Fingers crossed that the medications help easy child with no or few side effects/problems.
     
  3. busywend

    busywend Well-Known Member Staff Member

    For difficult child son for kicking your seat....it is annoying, right? So, walk in front of the TV while he is watching it a few times. When he tells you it is annoying him, say - you mean like you kicking my seat while I am driving? Every time you do that, I will do this in front of the TV whenever you are watching it.

    It can't hurt to try it.
     
  4. crazymama30

    crazymama30 Active Member

    I could try the walking in front of the TV thing, but it would probably do no good. He doesn't have a clear recollection of yesterday morning, probably because he was so mad. I might try it though, and see if he makes the connection.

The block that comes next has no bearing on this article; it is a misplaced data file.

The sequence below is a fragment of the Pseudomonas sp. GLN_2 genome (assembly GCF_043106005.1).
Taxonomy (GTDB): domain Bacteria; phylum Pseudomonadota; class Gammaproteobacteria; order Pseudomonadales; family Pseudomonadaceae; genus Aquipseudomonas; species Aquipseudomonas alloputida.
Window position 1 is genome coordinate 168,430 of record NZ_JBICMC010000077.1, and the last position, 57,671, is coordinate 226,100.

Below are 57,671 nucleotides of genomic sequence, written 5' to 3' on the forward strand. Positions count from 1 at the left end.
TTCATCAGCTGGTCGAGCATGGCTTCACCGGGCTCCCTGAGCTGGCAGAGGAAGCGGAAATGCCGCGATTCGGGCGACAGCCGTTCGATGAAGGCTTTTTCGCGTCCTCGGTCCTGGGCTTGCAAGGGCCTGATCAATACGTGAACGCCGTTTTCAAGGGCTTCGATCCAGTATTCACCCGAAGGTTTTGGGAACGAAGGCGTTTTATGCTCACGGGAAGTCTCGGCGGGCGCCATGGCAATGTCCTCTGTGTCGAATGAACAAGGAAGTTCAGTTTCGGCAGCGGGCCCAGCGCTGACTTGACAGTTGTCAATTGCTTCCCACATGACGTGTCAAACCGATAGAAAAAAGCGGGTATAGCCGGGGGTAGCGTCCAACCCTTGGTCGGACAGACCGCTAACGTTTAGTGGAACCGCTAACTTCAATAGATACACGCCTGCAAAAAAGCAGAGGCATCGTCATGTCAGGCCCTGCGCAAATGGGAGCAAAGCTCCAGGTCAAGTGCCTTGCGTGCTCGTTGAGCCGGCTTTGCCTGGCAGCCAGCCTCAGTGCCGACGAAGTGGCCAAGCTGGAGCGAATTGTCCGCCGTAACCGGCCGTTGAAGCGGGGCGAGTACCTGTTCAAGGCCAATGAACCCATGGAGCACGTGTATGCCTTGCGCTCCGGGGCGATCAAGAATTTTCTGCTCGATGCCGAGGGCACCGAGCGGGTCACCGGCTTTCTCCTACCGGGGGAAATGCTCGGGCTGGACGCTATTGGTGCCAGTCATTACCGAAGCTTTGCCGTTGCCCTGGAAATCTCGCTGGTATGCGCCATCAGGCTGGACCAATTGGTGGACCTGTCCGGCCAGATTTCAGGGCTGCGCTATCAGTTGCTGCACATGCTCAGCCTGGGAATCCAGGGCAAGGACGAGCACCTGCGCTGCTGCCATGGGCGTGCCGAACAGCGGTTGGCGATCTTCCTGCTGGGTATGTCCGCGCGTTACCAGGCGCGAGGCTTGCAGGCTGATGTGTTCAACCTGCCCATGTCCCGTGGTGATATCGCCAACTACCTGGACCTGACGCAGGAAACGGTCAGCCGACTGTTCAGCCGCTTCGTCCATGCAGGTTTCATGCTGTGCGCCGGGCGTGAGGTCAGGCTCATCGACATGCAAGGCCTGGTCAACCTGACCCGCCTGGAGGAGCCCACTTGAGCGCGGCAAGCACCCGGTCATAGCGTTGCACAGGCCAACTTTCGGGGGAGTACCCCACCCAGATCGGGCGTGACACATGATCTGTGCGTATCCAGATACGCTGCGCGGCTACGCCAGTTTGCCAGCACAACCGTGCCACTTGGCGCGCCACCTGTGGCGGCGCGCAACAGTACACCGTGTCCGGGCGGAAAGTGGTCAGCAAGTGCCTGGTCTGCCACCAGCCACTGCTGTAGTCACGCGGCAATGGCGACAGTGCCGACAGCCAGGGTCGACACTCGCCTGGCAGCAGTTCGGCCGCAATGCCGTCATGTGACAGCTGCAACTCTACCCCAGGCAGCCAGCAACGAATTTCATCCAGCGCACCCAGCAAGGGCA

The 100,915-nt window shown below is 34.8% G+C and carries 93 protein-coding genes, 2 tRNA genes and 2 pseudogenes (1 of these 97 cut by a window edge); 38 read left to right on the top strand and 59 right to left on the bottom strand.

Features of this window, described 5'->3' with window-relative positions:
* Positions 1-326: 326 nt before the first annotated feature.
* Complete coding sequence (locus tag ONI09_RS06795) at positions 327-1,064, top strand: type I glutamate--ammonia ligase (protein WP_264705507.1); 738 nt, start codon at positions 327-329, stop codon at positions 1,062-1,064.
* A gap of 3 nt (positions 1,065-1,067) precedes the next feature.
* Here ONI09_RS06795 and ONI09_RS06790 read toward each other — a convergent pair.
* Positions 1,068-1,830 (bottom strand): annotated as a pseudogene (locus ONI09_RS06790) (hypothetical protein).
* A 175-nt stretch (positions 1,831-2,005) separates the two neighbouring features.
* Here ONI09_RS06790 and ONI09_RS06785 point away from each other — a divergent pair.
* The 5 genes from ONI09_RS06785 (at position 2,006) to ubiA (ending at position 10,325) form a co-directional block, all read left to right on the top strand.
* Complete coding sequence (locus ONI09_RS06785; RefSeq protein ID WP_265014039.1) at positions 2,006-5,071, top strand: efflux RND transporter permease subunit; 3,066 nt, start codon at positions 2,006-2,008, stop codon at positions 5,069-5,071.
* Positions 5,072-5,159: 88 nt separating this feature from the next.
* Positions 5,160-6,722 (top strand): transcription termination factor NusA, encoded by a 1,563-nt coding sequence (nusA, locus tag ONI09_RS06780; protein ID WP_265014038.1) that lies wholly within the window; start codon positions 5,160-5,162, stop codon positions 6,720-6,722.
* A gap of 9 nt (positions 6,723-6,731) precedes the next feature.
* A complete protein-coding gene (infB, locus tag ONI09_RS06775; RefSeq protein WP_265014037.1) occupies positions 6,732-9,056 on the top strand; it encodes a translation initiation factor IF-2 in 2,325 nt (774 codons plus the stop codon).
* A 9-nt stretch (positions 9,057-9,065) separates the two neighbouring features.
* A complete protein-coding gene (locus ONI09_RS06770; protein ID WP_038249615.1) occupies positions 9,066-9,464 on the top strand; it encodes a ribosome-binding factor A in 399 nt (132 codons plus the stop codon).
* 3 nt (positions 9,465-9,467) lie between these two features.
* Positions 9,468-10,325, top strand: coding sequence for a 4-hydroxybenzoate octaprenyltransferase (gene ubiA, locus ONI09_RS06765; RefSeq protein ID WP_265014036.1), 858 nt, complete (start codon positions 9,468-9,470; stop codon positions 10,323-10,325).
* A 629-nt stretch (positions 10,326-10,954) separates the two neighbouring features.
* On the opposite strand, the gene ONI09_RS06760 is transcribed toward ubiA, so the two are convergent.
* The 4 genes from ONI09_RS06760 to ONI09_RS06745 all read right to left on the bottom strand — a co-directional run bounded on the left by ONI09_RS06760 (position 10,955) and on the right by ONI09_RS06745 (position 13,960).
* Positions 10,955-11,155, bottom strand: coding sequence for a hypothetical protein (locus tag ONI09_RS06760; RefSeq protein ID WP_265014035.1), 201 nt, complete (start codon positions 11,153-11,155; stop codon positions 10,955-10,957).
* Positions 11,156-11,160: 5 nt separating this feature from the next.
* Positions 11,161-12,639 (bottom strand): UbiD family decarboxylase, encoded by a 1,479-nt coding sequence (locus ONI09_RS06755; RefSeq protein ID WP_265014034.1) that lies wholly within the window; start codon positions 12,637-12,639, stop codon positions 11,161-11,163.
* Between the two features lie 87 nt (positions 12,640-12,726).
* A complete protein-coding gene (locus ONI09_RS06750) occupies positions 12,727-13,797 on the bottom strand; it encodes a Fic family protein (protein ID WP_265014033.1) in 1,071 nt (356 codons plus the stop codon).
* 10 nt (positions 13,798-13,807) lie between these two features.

As for the not taking him anywhere?? I don't. He really only goes to school and appts, and I do not even take him with me for errands, he does ok alone so I just do not want to deal with him.

    I am hoping difficult child dtr does well on the zoloft, the 50mg of trazodone the night before last was too much, we tried 25mg last night and I only saw her a few moments before I had to leave to take husband to get his nerve ablations, so I will check with her and see how last night was.
     
  5. gcvmom

    gcvmom Here we go again!